Tourism operators in Lagos on Monday lamented that the just-suspended nationwide strike completely grounded the subsector.
They told the News Agency of Nigeria (NAN) that none of the few international flights that landed in the country during the strike brought in a tourist.
Ahmed Ojuolape, Managing Director, Empire Travel and Tourism Ltd., said that tourists normally stay away from troubled spots.
According to him, tourism is all about movement of people from one point to the other and tourists only go to places that are safe, peace and secure.
“If as a tourist, you have been patronising a particular destination and all of a sudden there is a problem there, you will divert to other peaceful areas with comparative attractions. The money that visitors spend enhances the country’s economy, especially the host communities.
“For now, it will be difficult to quantify the actual monetary loss; to do this all tourism operators have to give feedbacks on their losses. Certainly, the loss will be in millions of dollars,” Mr. Ojuolape said.
He said if 30 flights came into the country in a day and there was one tourist per flight, who spent an average of 1,000 dollars a day, that would translate to about 30,000 dollars daily.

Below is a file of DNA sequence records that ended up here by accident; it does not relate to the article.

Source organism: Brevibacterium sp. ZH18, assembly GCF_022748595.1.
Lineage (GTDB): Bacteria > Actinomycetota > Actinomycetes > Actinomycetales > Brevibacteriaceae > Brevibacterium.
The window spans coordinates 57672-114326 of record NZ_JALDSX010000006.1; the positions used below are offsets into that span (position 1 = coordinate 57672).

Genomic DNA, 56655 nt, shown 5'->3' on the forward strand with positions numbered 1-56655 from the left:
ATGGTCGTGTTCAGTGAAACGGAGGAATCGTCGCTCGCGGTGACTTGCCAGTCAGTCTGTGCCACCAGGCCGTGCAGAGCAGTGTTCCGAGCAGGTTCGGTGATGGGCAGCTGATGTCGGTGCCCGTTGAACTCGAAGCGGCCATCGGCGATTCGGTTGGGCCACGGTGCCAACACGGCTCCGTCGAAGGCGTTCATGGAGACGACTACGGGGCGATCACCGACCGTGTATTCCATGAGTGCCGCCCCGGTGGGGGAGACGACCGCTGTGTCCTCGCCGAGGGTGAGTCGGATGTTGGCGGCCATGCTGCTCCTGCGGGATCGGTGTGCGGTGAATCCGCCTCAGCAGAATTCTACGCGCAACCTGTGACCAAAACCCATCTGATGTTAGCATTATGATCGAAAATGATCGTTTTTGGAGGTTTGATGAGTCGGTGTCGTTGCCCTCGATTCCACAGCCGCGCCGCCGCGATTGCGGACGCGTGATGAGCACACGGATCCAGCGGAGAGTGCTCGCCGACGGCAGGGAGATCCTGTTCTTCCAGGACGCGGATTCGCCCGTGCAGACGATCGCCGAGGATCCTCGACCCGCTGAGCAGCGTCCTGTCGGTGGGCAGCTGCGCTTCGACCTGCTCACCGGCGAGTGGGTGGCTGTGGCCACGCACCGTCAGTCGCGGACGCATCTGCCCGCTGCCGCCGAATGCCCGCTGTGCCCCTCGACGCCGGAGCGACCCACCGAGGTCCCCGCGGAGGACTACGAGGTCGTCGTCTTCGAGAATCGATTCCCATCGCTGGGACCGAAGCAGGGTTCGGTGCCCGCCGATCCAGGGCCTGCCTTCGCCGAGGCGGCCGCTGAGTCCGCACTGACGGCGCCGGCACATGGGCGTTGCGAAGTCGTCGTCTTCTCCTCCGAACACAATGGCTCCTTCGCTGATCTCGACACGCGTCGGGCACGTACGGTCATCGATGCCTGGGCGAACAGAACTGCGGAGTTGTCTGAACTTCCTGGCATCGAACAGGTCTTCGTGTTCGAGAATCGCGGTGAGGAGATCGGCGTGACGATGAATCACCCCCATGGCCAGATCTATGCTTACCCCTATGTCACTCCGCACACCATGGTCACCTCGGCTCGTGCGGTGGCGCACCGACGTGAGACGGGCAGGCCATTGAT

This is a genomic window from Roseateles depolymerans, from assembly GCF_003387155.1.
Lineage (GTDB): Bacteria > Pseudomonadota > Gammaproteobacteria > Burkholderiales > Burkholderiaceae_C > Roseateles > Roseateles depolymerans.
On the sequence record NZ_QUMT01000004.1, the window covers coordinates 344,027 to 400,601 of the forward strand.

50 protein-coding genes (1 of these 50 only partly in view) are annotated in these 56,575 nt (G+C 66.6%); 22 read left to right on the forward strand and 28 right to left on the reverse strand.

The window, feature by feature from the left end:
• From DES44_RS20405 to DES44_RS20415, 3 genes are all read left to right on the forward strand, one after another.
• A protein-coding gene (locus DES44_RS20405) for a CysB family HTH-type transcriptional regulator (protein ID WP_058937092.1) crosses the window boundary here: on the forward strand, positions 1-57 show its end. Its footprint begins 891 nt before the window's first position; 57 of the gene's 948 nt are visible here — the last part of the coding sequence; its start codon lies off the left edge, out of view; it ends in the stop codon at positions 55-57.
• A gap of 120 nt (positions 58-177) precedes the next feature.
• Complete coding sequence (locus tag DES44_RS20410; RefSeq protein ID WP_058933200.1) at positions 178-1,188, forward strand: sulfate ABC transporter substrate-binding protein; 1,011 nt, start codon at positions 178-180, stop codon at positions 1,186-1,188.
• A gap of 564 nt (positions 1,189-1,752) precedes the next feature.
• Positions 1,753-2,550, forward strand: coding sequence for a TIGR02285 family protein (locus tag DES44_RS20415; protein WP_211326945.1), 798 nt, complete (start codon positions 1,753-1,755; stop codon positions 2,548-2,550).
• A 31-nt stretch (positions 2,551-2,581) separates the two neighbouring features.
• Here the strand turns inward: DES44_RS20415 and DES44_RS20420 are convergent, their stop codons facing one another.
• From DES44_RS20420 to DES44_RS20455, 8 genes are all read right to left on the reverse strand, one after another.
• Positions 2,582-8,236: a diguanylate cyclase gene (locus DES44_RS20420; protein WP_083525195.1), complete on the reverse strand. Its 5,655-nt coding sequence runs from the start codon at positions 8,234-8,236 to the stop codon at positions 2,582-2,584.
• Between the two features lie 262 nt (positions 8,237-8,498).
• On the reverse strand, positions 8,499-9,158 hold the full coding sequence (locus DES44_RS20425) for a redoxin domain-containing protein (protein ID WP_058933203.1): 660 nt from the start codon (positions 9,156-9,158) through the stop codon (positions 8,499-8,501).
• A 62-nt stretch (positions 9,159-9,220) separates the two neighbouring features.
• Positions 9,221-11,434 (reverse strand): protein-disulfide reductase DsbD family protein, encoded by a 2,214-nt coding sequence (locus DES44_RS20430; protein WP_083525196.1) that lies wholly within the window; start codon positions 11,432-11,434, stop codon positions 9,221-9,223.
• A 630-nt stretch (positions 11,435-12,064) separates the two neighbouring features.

Ikechi Uko, Coordinator of The Seven Wonders Ltd., said it was unfortunate that the nationwide strike came when the hospitality sector was heading for the peak.
He told NAN that the various tourism exposures made by the government, through the Nigerian Tourism Development Corporation (NTDC), had begun to yield positive results.
Ayodele Adebayo, a hotelier, who did not want his hotel named, said that bookings had dropped by more than 70 per cent.
He commended the government and labour for resolving the petrol subsidy stand-off.
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